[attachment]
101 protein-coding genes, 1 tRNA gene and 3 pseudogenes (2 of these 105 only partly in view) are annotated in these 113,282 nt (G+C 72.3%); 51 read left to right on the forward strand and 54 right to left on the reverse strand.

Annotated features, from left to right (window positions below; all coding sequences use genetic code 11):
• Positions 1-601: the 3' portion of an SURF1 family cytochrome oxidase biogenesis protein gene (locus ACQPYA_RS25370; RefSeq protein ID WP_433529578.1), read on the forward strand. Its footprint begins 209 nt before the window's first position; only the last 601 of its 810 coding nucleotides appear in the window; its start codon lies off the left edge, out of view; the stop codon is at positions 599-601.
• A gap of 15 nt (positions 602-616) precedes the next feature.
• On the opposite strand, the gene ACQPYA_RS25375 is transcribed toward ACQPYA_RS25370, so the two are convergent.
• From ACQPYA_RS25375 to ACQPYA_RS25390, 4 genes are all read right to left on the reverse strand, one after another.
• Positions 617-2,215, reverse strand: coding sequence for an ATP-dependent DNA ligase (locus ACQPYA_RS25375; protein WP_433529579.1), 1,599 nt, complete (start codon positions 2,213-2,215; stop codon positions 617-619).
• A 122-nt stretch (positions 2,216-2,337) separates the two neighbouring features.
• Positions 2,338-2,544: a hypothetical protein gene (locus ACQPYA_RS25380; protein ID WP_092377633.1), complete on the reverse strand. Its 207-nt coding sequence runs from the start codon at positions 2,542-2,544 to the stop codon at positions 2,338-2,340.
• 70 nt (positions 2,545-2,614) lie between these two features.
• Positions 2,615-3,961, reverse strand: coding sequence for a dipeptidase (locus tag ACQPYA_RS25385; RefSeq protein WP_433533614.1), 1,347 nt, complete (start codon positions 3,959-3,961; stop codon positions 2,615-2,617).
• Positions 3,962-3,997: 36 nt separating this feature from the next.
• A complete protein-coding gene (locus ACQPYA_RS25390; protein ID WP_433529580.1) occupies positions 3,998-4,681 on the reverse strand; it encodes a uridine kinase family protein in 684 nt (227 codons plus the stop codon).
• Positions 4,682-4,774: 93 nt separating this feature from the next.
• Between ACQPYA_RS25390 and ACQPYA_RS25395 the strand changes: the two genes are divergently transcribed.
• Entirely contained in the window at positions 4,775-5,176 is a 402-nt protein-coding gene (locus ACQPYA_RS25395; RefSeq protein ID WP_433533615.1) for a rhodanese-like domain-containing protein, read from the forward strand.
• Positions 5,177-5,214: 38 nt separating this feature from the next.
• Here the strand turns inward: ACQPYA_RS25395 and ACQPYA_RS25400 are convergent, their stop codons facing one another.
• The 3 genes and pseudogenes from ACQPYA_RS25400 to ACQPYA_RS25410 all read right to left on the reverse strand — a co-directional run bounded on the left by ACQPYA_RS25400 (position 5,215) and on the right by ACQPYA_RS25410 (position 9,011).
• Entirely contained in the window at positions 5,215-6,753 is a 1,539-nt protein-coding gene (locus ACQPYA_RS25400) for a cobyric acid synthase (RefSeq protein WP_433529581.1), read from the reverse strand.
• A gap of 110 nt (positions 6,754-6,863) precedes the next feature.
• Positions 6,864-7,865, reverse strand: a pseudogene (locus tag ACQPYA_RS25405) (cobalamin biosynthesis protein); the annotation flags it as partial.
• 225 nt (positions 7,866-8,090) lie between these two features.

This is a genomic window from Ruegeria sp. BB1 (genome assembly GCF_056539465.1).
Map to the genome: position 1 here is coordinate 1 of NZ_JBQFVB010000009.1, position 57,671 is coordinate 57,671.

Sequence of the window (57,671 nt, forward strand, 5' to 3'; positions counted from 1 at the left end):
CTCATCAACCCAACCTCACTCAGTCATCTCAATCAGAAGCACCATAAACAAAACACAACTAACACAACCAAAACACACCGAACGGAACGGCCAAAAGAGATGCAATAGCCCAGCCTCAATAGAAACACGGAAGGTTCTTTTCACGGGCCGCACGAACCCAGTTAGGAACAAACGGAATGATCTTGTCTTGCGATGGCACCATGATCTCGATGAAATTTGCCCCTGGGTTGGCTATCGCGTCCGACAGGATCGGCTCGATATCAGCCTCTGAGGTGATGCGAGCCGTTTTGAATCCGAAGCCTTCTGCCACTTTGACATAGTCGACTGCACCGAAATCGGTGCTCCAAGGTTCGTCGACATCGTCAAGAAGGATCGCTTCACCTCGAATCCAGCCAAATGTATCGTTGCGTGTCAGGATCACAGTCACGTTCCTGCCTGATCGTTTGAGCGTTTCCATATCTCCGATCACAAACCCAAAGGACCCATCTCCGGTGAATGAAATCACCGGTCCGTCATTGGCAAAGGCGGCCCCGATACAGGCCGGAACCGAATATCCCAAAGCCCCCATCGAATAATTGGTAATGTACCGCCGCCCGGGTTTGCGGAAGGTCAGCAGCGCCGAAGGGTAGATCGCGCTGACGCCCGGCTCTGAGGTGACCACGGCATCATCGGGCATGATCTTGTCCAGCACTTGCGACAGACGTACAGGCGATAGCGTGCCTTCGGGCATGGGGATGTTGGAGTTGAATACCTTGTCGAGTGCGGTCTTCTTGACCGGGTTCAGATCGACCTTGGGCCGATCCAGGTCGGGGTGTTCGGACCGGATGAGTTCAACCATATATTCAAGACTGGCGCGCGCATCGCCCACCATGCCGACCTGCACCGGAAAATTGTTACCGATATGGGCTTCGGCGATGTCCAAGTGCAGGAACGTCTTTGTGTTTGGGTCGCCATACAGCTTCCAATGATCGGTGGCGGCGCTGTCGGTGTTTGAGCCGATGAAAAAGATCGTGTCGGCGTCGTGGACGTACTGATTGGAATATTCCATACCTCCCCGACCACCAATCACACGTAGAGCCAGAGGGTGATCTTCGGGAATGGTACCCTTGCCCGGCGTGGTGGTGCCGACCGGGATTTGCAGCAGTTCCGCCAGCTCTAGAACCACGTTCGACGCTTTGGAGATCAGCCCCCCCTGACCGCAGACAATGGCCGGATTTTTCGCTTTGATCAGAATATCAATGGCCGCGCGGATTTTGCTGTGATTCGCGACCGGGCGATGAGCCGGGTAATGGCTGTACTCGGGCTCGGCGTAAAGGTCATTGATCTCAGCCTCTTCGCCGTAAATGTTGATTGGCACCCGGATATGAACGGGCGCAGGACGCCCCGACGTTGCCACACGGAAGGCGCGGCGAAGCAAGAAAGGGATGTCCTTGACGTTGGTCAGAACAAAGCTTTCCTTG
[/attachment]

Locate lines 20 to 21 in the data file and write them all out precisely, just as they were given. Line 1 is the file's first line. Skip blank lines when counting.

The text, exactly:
• Entirely contained in the window at positions 5,215-6,753 is a 1,539-nt protein-coding gene (locus ACQPYA_RS25400) for a cobyric acid synthase (RefSeq protein WP_433529581.1), read from the reverse strand.
• A gap of 110 nt (positions 6,754-6,863) precedes the next feature.